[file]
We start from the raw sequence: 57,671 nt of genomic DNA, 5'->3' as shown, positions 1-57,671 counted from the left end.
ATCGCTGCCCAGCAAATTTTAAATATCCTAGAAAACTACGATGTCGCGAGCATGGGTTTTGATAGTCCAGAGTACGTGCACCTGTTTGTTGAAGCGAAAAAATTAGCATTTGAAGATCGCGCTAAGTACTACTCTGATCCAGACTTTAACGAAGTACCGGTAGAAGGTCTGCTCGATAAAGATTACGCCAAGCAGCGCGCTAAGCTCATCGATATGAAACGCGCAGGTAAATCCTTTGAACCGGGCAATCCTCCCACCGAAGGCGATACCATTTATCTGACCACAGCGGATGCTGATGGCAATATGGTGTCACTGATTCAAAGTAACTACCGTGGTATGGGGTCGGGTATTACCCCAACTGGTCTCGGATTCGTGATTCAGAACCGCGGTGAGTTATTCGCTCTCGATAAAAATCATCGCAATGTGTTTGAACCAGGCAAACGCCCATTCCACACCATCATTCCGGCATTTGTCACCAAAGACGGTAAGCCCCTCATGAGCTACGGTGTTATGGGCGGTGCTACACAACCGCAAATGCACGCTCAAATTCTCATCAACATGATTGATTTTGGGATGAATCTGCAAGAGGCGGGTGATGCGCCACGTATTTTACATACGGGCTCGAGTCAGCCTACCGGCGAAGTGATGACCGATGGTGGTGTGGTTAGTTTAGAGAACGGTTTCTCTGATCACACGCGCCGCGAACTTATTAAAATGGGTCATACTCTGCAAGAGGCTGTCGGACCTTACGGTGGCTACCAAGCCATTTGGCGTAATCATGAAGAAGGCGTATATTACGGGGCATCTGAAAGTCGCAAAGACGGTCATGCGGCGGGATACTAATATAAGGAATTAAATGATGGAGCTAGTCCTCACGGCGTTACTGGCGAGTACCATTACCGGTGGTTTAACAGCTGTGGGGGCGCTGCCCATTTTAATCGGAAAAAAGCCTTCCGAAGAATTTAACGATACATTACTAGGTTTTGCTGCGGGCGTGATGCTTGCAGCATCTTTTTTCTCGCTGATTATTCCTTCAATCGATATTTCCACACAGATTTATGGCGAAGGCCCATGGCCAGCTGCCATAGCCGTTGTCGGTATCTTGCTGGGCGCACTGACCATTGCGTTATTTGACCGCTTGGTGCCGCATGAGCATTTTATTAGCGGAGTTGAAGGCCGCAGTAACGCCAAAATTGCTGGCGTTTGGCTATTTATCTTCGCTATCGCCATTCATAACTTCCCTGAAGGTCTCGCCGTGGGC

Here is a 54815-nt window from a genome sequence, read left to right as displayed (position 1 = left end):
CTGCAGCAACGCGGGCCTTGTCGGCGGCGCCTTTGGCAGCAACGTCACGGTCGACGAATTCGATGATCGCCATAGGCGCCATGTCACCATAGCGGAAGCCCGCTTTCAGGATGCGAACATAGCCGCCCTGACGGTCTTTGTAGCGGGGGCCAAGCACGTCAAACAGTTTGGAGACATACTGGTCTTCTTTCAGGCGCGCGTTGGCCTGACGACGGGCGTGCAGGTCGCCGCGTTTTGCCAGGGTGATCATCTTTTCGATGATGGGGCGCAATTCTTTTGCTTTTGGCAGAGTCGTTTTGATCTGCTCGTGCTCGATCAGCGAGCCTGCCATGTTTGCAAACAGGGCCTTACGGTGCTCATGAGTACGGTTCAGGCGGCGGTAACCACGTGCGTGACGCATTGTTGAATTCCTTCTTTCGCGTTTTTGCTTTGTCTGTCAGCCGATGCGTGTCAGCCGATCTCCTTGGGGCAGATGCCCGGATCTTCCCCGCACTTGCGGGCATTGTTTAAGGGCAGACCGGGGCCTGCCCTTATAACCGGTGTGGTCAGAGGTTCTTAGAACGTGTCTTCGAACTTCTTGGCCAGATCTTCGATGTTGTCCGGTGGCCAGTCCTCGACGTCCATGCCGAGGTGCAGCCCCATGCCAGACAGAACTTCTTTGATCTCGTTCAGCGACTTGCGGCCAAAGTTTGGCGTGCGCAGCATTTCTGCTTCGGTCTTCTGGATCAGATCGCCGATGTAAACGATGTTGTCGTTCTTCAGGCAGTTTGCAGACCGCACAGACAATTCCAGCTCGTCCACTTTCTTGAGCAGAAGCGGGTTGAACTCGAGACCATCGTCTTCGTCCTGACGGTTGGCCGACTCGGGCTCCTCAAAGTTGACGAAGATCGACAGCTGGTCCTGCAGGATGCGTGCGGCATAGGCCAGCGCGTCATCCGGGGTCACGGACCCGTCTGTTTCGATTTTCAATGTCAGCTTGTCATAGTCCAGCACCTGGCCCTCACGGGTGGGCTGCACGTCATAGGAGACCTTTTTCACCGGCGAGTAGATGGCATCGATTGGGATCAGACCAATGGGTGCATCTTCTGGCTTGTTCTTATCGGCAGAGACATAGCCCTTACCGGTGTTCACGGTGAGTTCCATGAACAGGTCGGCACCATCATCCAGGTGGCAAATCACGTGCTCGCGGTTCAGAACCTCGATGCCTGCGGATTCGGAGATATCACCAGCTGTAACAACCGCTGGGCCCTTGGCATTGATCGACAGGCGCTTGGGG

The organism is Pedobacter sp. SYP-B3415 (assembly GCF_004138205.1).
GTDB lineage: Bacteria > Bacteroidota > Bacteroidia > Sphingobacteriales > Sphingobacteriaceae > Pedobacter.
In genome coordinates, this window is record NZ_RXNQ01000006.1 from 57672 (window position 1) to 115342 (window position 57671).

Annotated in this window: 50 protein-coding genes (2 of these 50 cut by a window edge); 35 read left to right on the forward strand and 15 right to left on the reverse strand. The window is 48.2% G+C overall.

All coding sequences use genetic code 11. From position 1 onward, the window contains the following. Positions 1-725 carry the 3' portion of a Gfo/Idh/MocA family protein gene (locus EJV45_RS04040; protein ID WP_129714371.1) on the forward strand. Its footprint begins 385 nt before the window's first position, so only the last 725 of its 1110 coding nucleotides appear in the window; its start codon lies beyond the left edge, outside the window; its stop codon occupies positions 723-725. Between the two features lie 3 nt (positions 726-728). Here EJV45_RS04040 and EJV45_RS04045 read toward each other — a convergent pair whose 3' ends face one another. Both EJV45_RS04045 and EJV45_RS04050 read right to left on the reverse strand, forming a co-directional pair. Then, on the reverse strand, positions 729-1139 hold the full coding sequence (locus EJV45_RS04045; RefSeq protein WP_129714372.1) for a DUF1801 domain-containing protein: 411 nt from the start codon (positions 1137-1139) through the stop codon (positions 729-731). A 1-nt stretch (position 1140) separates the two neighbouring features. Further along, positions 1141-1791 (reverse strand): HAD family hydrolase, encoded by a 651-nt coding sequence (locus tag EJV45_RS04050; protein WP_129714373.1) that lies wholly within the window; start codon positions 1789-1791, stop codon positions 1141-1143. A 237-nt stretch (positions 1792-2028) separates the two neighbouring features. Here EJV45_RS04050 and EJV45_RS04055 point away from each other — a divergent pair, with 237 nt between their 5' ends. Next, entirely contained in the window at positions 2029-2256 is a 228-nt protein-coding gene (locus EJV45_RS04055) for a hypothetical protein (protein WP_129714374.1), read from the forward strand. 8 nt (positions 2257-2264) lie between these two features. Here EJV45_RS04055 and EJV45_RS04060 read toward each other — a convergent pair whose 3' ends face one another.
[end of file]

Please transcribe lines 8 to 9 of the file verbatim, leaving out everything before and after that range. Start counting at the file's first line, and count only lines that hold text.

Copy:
Annotated in this window: 50 protein-coding genes (2 of these 50 cut by a window edge); 35 read left to right on the forward strand and 15 right to left on the reverse strand. The window is 48.2% G+C overall.

All coding sequences use genetic code 11. From position 1 onward, the window contains the following. Positions 1-725 carry the 3' portion of a Gfo/Idh/MocA family protein gene (locus EJV45_RS04040; protein ID WP_129714371.1) on the forward strand. Its footprint begins 385 nt before the window's first position, so only the last 725 of its 1110 coding nucleotides appear in the window; its start codon lies beyond the left edge, outside the window; its stop codon occupies positions 723-725. Between the two features lie 3 nt (positions 726-728). Here EJV45_RS04040 and EJV45_RS04045 read toward each other — a convergent pair whose 3' ends face one another. Both EJV45_RS04045 and EJV45_RS04050 read right to left on the reverse strand, forming a co-directional pair. Then, on the reverse strand, positions 729-1139 hold the full coding sequence (locus EJV45_RS04045; RefSeq protein WP_129714372.1) for a DUF1801 domain-containing protein: 411 nt from the start codon (positions 1137-1139) through the stop codon (positions 729-731). A 1-nt stretch (position 1140) separates the two neighbouring features. Further along, positions 1141-1791 (reverse strand): HAD family hydrolase, encoded by a 651-nt coding sequence (locus tag EJV45_RS04050; protein WP_129714373.1) that lies wholly within the window; start codon positions 1789-1791, stop codon positions 1141-1143. A 237-nt stretch (positions 1792-2028) separates the two neighbouring features. Here EJV45_RS04050 and EJV45_RS04055 point away from each other — a divergent pair, with 237 nt between their 5' ends. Next, entirely contained in the window at positions 2029-2256 is a 228-nt protein-coding gene (locus EJV45_RS04055) for a hypothetical protein (protein WP_129714374.1), read from the forward strand. 8 nt (positions 2257-2264) lie between these two features. Here EJV45_RS04055 and EJV45_RS04060 read toward each other — a convergent pair whose 3' ends face one another.